Rule the Waves


As a child, I remember well the parades in July of each year to celebrate those who came home from the World War 2. The bands, the heady drone of the bagpipes, the thrill of the drums, and the ranks of uniformed soldiers marching lock-step paraded right up the main street of our modest Ontario town. Later that evening, the great choir decked in red, white, and blue would lead two-thousand voices in that thrilling, patriotic hymn of celebration: “Rule Britannia, Britannia rule the waves, Britons never, never, never shall be slaves!” As part of the British Empire, pride of conquest, love of country, and the smell of freedom were the bedrock of our public education system, our jurisprudence, and yes, the very fabric of our lives.

Then I grew up. Each year as I observed the celebrations, I would ask myself the question, “How can it be that all of these thousands of voices can mindlessly sing about Britannia being free from slavery when in fact bondage had long ago slipped in the back door and throttled the whole system?”

“A breeding ground of Darwinian evolution and atheism . . . and more recently spreading Islamization . . . England has been recognized as falling away from its Christian heritage for generations.”[1] Not even the head of the Church of England, Queen Elizabeth II, can halt the spreading moral virus which has infected the land of Wesley, and Spurgeon, and Tyndale, and Wycliffe.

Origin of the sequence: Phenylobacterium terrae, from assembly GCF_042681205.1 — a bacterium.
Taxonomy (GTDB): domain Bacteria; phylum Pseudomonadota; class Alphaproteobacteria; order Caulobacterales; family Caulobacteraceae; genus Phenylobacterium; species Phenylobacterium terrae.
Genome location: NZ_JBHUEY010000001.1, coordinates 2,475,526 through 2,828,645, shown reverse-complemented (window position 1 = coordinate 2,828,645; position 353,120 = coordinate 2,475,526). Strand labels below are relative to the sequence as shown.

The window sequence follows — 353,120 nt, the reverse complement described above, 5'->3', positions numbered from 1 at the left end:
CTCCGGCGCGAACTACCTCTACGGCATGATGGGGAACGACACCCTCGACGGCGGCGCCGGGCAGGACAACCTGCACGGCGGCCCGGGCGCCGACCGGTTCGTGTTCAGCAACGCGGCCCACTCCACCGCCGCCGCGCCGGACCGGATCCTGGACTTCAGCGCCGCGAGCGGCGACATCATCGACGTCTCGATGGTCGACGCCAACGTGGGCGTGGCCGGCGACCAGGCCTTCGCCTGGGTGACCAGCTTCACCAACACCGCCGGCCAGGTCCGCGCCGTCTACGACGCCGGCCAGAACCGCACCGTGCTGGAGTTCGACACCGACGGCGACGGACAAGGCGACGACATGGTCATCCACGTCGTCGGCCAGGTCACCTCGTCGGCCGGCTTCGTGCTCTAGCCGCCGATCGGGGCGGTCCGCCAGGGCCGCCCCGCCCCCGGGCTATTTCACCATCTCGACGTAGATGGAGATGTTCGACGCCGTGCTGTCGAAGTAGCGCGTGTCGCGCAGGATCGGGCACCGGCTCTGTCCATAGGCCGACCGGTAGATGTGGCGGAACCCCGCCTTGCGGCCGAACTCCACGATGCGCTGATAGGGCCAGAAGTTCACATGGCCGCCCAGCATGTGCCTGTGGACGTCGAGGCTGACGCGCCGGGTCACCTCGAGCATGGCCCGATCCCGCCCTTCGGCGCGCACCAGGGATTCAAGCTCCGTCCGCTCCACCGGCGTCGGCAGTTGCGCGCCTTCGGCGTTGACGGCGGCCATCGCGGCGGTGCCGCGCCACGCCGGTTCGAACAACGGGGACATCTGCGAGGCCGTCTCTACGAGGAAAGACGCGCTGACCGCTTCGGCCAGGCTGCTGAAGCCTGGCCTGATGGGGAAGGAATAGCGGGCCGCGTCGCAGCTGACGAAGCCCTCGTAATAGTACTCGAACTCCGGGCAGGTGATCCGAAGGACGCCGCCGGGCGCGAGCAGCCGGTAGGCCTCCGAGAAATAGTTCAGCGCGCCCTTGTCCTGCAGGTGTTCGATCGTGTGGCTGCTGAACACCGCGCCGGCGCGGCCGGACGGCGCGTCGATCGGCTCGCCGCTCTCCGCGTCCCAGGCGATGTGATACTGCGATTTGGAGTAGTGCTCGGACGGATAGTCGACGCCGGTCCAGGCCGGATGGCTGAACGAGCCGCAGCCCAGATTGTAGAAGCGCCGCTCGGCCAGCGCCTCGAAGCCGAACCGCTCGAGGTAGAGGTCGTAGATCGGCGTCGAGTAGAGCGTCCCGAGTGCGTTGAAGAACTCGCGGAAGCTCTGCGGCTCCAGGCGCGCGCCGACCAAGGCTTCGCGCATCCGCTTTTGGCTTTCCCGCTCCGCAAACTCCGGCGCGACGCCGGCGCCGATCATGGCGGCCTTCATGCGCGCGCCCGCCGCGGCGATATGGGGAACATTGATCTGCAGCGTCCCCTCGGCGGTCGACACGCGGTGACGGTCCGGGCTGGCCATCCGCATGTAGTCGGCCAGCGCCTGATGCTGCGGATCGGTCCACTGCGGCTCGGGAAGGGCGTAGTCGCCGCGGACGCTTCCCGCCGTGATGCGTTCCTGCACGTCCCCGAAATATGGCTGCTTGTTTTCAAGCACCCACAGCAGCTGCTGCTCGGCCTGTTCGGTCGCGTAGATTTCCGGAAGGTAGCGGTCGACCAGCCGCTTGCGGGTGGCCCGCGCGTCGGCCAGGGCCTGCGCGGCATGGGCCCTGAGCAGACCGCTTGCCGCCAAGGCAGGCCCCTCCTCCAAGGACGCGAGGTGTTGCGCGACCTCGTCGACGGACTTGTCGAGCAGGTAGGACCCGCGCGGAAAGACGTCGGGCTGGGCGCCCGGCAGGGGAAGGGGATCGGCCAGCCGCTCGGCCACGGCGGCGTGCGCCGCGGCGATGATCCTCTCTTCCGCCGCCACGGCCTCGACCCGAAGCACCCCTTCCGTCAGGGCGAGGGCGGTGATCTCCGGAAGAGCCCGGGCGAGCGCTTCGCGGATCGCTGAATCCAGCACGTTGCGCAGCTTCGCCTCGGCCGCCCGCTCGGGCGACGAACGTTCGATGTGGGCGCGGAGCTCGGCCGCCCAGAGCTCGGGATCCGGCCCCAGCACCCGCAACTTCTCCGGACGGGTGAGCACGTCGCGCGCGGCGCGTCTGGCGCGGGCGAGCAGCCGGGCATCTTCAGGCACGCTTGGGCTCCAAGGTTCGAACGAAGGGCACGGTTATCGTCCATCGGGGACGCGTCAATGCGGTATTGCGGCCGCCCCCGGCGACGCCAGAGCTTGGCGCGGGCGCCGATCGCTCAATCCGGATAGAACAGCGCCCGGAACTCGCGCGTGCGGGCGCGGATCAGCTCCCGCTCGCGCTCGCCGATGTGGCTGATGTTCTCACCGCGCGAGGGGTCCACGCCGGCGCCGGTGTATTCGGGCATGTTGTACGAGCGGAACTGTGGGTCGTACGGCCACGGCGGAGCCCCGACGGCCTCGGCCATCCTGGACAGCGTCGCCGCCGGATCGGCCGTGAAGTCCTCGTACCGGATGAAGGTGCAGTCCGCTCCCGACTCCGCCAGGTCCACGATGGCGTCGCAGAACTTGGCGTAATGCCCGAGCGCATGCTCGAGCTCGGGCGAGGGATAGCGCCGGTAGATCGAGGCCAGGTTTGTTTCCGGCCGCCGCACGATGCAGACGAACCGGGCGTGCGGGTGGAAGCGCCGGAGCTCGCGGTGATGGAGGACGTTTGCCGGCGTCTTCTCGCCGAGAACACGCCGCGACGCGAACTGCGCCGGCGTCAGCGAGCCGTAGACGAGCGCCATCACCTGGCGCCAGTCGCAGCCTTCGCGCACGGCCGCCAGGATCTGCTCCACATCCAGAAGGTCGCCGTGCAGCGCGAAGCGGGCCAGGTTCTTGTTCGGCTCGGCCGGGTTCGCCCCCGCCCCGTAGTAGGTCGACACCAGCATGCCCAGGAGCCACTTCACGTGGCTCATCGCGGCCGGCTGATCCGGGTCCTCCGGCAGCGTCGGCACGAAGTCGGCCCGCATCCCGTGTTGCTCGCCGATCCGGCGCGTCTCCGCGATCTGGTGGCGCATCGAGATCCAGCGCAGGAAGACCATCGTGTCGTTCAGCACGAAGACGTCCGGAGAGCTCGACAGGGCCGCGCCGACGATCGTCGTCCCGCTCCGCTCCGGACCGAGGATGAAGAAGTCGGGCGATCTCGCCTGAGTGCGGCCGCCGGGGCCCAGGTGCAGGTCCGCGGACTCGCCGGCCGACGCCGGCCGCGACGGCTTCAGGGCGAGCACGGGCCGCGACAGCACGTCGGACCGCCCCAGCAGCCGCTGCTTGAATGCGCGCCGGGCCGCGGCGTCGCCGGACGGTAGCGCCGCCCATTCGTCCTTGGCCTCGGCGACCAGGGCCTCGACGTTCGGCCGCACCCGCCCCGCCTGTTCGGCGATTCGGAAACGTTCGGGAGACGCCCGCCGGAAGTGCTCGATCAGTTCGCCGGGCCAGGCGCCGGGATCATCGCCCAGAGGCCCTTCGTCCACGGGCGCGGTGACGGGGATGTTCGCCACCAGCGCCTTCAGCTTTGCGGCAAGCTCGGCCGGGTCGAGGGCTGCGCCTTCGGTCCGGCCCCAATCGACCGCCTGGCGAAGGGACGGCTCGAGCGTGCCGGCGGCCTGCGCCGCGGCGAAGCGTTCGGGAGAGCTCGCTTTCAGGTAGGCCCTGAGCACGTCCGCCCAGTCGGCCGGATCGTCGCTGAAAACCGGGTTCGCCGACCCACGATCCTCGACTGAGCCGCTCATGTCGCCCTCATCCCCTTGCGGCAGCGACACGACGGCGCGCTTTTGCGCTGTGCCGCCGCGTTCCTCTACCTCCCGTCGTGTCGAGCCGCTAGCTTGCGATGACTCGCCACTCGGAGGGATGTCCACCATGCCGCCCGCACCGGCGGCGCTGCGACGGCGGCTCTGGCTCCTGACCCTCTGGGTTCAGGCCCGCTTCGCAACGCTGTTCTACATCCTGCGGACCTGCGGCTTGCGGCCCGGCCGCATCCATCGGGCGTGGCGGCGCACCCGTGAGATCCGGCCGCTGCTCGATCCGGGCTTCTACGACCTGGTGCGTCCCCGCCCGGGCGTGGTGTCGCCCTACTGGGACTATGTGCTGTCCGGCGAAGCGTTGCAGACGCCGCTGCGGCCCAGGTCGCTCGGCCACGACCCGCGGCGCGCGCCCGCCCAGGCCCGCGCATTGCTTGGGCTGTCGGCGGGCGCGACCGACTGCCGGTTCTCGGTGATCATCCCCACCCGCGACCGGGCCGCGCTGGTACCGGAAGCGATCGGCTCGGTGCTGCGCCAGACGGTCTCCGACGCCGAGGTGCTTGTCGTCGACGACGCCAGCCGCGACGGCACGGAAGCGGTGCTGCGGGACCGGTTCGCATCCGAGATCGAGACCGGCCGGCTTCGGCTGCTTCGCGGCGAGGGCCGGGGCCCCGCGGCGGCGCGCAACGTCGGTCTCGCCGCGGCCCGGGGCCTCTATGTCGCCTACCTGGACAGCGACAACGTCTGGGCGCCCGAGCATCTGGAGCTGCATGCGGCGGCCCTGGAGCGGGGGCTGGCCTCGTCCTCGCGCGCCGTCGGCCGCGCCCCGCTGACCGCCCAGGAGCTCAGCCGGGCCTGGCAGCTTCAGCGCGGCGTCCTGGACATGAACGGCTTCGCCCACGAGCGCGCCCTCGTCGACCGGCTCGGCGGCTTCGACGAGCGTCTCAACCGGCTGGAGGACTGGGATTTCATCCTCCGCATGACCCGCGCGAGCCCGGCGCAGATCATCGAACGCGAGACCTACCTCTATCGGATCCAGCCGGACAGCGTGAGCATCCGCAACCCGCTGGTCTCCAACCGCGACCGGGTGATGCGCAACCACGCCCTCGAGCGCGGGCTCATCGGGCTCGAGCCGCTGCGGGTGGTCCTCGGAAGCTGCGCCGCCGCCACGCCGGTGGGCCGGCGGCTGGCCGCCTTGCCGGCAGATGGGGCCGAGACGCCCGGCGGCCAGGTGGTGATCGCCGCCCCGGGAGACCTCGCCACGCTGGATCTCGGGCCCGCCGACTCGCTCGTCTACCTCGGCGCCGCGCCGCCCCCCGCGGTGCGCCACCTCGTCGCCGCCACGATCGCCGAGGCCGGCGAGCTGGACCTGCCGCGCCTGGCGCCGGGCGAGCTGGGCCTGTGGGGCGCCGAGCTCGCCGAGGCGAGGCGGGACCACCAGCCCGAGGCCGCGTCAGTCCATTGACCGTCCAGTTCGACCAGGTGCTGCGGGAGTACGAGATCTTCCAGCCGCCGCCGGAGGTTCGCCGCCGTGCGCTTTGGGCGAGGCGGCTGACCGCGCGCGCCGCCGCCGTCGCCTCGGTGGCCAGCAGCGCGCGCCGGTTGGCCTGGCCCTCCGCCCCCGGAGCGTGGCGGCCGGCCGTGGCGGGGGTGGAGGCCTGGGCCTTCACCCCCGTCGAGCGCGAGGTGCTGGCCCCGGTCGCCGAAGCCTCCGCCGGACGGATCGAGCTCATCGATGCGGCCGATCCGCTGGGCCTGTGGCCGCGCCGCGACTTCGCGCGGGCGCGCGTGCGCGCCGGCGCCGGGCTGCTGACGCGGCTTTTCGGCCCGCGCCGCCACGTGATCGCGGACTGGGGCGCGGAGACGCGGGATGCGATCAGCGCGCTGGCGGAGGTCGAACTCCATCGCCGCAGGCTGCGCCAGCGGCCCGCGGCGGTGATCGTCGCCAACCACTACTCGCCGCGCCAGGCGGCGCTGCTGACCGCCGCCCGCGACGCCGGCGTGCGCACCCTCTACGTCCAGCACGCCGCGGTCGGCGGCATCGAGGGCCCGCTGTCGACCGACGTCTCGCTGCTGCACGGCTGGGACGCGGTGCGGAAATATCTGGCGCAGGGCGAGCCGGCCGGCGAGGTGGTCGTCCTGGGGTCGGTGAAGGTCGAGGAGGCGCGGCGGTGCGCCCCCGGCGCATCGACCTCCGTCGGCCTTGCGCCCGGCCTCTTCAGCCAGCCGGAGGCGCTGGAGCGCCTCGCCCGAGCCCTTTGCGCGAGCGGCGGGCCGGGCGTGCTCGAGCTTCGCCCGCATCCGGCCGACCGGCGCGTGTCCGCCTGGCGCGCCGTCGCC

However, there seems to be hope—or is there? Evidently, there was a poll headed up through Oxford University, which discovered that a significant segment (43 percent) of the public thought that Christianity ought to be taught in the classroom as a “building-block” of the nation’s religious heritage. However, thanks to the British Humanist Association, which wants to make sure that nothing evangelistic might squirt out in the mix, the desired result must be an academic curricula that displays Christianity as a “historical and cultural platform.”

So, is it true today? Can the Brits and all those who still have some pride in the Union Jack ever sing with full understanding, “Britons never, never, never shall be slaves”? It seems doubtful that this can happen until another John Bunyan steps forward and gives identity to the kind of spiritual bondage we are really in and points the nation to the only Name given among men whereby we must be saved (Acts 4:12).

In Christ, Steve Fazekas

[1] Poll: Britain Wants to Return to Its Christian Roots,


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